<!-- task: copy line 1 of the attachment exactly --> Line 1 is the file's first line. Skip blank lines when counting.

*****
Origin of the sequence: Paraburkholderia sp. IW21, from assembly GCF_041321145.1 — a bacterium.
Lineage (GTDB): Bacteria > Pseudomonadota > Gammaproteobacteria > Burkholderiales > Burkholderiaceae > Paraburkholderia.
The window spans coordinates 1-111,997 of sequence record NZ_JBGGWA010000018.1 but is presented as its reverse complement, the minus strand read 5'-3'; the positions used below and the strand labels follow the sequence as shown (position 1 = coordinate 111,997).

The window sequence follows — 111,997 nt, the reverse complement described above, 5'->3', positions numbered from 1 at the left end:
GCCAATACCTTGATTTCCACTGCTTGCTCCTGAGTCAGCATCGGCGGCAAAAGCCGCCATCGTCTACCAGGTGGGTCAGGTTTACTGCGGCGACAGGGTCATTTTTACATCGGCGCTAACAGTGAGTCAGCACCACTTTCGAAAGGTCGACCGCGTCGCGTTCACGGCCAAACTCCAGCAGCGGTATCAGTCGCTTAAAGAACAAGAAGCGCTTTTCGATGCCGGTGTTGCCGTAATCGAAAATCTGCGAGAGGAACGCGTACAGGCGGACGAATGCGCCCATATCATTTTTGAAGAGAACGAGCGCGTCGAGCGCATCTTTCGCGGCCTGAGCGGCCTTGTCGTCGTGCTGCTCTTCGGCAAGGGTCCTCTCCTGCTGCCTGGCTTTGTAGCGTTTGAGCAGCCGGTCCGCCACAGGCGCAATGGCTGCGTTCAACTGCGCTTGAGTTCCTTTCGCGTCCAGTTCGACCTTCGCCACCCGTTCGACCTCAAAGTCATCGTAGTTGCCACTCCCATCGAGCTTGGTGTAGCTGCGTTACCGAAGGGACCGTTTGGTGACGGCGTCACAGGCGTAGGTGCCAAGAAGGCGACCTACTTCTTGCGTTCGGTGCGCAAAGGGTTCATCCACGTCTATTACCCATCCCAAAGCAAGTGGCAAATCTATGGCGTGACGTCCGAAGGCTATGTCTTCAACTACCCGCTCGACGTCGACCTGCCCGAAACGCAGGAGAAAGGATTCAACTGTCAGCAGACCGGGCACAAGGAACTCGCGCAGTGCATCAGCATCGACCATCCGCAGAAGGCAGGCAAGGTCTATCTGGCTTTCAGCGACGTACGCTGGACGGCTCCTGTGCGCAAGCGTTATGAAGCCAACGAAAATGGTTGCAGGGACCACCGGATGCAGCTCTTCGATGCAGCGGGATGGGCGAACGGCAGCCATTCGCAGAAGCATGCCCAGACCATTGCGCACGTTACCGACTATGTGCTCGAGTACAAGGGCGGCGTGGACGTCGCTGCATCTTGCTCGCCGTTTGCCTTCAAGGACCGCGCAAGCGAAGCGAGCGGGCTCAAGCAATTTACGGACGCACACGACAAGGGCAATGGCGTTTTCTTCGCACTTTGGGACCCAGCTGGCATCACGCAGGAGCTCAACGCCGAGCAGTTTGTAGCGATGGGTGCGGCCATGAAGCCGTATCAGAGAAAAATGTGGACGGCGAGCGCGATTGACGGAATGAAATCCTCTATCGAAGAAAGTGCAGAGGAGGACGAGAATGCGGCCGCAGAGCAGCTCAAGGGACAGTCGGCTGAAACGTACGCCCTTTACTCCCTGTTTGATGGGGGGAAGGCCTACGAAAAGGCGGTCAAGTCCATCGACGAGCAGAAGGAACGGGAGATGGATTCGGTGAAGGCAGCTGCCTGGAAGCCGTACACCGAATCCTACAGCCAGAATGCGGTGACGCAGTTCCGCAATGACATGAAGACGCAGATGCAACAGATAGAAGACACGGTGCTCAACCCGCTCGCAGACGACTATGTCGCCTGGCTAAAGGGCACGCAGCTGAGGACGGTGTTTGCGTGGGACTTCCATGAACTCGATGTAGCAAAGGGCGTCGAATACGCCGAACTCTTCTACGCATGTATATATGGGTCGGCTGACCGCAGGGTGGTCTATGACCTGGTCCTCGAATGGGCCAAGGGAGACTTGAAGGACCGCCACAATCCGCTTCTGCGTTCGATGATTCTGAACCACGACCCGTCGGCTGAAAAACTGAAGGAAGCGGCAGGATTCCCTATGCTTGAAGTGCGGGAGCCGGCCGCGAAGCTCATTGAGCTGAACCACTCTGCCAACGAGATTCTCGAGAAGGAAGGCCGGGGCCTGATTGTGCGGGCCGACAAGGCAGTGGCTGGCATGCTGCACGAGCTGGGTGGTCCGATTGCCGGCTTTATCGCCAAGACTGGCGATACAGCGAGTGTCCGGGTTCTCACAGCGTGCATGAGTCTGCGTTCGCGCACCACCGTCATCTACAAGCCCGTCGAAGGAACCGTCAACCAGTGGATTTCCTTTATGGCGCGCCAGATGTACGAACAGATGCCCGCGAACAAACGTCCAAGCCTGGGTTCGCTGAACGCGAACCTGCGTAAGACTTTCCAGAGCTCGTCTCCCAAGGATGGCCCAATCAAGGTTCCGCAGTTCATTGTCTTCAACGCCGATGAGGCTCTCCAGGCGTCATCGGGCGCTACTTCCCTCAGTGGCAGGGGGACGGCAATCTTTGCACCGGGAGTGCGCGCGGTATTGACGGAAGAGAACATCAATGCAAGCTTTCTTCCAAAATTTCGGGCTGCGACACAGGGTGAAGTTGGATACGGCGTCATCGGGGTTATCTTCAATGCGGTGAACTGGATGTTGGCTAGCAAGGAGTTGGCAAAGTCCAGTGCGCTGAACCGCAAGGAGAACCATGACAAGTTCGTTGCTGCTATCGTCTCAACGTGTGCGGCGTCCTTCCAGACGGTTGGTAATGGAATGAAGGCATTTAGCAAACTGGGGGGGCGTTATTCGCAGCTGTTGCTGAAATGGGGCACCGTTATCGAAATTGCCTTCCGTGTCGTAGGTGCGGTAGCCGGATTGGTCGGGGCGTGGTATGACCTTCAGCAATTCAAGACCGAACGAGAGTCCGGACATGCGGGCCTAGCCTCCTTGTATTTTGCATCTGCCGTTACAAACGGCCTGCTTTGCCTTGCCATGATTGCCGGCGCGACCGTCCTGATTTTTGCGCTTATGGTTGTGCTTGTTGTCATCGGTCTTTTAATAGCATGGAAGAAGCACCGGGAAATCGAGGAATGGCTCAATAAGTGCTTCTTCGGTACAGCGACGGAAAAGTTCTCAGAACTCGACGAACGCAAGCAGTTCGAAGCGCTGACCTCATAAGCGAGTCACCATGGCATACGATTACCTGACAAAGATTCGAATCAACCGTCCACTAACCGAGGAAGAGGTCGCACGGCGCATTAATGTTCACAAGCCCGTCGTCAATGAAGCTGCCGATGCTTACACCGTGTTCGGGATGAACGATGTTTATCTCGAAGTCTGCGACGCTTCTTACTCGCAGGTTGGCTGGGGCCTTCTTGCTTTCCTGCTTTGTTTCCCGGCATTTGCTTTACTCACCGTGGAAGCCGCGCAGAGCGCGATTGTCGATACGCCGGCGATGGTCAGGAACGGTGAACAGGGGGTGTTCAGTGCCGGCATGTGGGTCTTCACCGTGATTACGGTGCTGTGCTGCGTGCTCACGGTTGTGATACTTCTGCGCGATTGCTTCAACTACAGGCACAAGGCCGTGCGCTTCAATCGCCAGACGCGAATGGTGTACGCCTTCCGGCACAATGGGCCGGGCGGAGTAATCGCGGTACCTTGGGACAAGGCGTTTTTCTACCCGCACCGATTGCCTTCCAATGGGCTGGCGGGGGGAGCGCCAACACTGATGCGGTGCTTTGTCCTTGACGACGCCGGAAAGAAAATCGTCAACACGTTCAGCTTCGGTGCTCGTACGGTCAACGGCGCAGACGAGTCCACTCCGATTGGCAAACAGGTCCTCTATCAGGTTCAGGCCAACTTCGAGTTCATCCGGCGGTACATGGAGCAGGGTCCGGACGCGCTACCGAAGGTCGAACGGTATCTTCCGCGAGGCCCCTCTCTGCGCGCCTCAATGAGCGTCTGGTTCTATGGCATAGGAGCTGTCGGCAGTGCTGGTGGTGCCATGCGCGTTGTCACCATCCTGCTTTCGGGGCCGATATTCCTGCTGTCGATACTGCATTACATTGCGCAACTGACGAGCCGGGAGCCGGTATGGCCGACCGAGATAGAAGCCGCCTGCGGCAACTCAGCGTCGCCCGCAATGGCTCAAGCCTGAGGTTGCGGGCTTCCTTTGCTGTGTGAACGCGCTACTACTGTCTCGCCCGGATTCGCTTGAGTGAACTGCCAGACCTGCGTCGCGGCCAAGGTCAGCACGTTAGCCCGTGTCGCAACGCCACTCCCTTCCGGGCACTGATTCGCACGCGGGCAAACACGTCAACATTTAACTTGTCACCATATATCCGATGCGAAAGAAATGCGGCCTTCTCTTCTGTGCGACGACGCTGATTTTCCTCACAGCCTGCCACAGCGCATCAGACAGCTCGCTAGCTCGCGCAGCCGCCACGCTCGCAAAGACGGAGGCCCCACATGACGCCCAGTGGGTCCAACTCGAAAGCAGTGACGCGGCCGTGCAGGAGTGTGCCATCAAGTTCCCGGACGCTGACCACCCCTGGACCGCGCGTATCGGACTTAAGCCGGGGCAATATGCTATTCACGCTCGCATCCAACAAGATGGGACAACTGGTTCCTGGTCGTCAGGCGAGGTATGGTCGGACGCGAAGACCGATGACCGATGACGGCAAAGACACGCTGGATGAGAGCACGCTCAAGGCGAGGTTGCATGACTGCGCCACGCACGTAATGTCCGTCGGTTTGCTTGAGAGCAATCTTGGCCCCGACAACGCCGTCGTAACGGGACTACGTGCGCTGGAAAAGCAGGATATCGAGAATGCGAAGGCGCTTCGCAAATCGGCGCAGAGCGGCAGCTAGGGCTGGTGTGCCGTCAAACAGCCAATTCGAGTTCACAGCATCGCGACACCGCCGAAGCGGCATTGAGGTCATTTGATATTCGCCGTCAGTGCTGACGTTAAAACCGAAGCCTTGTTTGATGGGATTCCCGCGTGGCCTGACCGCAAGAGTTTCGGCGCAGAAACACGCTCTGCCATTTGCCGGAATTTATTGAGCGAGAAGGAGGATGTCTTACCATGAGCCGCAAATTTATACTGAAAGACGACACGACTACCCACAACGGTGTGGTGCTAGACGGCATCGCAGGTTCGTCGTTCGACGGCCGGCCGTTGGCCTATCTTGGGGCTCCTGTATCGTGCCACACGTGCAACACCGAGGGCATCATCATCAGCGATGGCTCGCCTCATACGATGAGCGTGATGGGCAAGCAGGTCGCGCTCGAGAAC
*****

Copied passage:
Origin of the sequence: Paraburkholderia sp. IW21, from assembly GCF_041321145.1 — a bacterium.